DARK OASIS preview

book preview of DARK OASIS




by her

doctor to ‘find a place in the sun’, 22-year-old Gail Mitchell travels to
the oasis city of
in the Victorian Great Southern Desert.


It proves to
be a life-changing experience, which makes dramatic demands on her weaknesses
and strengths.


When a
Belleville News reporter is later assigned to investigate Gail’s
disappearance, she uncovers a story of passion, love and romance through which
runs an undertow of hatred, violence, mystery and betrayal.


As a result,
the reporter poses the question: Does the desert confront each desert dweller
with a personal moment of truth? The moment of truth which asks, which will you
choose: Good – or Evil?

In Store Price: $28.00 

Online Price:   $27.00


Format: A5 Paperback

Number of pages:

Genre: Fiction


Dulcie M. Stone

Imprint: Poseidon

Publisher: Poseidon Books
Date Published:  2007

Language: English


About the Author



May Stone, born Dulcie May White in
1924, has won acclaim as an author, educator and campaigner for people with
disabilities. She has been awarded an MBE
service to the handicapped (1981), was nominated International Woman of the Year in 1996/97
and was included in the Outstanding People of the Twentieth Century Selection.


prolific writer, Dulcie has previously published the following works:



1978           I Laugh I Cry I Feel.

Spectrum Publications

in the International Year of the Disabled selection, Bologna Book Fair, 1981

1982           Jonny

Spectrum Publications

1991           Hullo

Self Published

1995           Ask
Me about Saturdays



1997           Ask
Me about Saturdays

SMARTBOARD Internet Publisher

2003           Chance’s

Spectrum Publications


The Australian Institute on Intellectual Disability, Canberra

Tools of War

Zeus Publications



Parent Power

Mildura and District Educations Council Pub

with the Retarded

Spectrum Publishing. Melbourne

of Voluntarism

Community Service, Victoria. Publication

Adults Only?

Upper Yarra
Com. House

the New Dream



Volunteering & What’s Not?



Power ’94



a Writer

Stone & Associates Pub

on the Light

Spectrum Publishing


well as a full professional life, Dulcie enjoys a busy family life with her four
children, twelve grandchildren and seven great-grandchildren.



hat is she
looking at, the old woman in the wheelchair? Does she see the purple mountains,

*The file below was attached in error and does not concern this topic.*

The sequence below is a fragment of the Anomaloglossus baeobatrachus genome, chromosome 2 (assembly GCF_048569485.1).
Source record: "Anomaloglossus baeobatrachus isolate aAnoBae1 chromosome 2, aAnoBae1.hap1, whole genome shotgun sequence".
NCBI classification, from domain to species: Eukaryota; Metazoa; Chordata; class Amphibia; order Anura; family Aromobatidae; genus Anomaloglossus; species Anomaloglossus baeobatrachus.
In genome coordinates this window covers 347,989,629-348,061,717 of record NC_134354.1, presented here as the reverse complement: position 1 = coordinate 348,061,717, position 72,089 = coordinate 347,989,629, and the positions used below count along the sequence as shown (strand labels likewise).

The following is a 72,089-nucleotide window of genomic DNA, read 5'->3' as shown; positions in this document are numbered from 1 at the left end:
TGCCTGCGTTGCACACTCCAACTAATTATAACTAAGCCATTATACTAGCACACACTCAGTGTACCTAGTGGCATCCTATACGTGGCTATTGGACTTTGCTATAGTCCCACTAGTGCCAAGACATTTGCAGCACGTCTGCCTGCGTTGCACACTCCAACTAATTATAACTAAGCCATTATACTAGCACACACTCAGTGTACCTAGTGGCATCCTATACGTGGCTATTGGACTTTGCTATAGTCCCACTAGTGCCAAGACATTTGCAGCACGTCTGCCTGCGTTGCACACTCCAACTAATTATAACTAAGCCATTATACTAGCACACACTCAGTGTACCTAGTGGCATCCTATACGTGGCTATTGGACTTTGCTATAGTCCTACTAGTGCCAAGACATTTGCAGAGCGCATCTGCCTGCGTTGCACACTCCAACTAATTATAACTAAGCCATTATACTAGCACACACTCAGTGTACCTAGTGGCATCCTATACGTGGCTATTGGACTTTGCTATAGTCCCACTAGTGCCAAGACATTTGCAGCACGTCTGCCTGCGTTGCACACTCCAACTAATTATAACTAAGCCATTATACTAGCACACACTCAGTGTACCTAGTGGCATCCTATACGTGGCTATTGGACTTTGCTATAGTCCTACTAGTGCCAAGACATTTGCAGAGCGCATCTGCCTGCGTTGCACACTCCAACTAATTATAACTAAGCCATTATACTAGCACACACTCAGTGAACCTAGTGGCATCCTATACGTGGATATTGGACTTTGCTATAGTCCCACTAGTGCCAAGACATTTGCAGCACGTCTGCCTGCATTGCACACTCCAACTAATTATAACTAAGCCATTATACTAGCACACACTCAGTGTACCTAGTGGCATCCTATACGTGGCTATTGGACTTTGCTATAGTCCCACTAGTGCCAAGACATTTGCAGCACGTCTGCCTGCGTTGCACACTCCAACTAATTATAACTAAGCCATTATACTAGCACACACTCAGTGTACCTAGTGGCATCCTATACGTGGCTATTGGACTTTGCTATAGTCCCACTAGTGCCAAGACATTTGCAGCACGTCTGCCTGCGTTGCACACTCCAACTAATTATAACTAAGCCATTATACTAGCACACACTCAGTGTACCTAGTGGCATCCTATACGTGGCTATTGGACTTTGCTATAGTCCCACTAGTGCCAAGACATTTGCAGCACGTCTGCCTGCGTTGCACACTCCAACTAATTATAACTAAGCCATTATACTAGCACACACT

the scented silver gums, the emerald ferns, the sad willows in the park across
the road?


What does she hear? The carolling
magpies, the cackling kookaburras, the chirruping sparrows, the occasional
passing car, the hollow ring of the woodsman’s axe, the gossip of her fellows?

What does she see? What does she hear?

Perhaps nothing captures her fleeting
interest. Perhaps she simply sleeps out here on this freezing winter verandah.

She’s been here, in this mountain
shelter, for many years. She cannot tell you how many. Or is it that she knows,
but won’t tell? Anything’s possible with this old one who talks to almost no
one, and admits few visitors.

Peculiar in the head. That’s what this
withered old cripple is. Peculiar.

Was she ever young? Impossible.

Surely the thin white hair, the lined
parchment skin, the beaked nose, the twisted body and the arthritic hands could
never have known youth or vitality. Yet the most casual observance cannot fail
to remark the life in those keenly darting eyes. Old she may be, young she may
long ago have been. But could that predatory glance be a true reflection of who
she once was?

The nurse, on her mid-morning rounds,
stops. “Gail! You’ll freeze.” She tucks a fallen blanket around the
scrawny shoulders.

The sly old eyes wait; they watch the
nurse retreat to the warm indoors. The gnarled old hands peel off the blanket.
It falls, again, to the floor. The chill mountain air caresses the scrawny
shoulders. The old woman shivers, and the withered lips smile a secret smile.

I step forward. For the first time, at
least so far as I know, she sees me. The smile freezes, as chill as the mountain

“You’ll catch your death, Gail.” I
attempt to readjust the blanket. This time she makes no pretence, just slaps the
blanket from my hands.

Not so far removed from reality!

I try a ruse. “Do you remember
, Gail?”

The name hangs in the air.

The old woman shrinks and the knowing
smile disappears.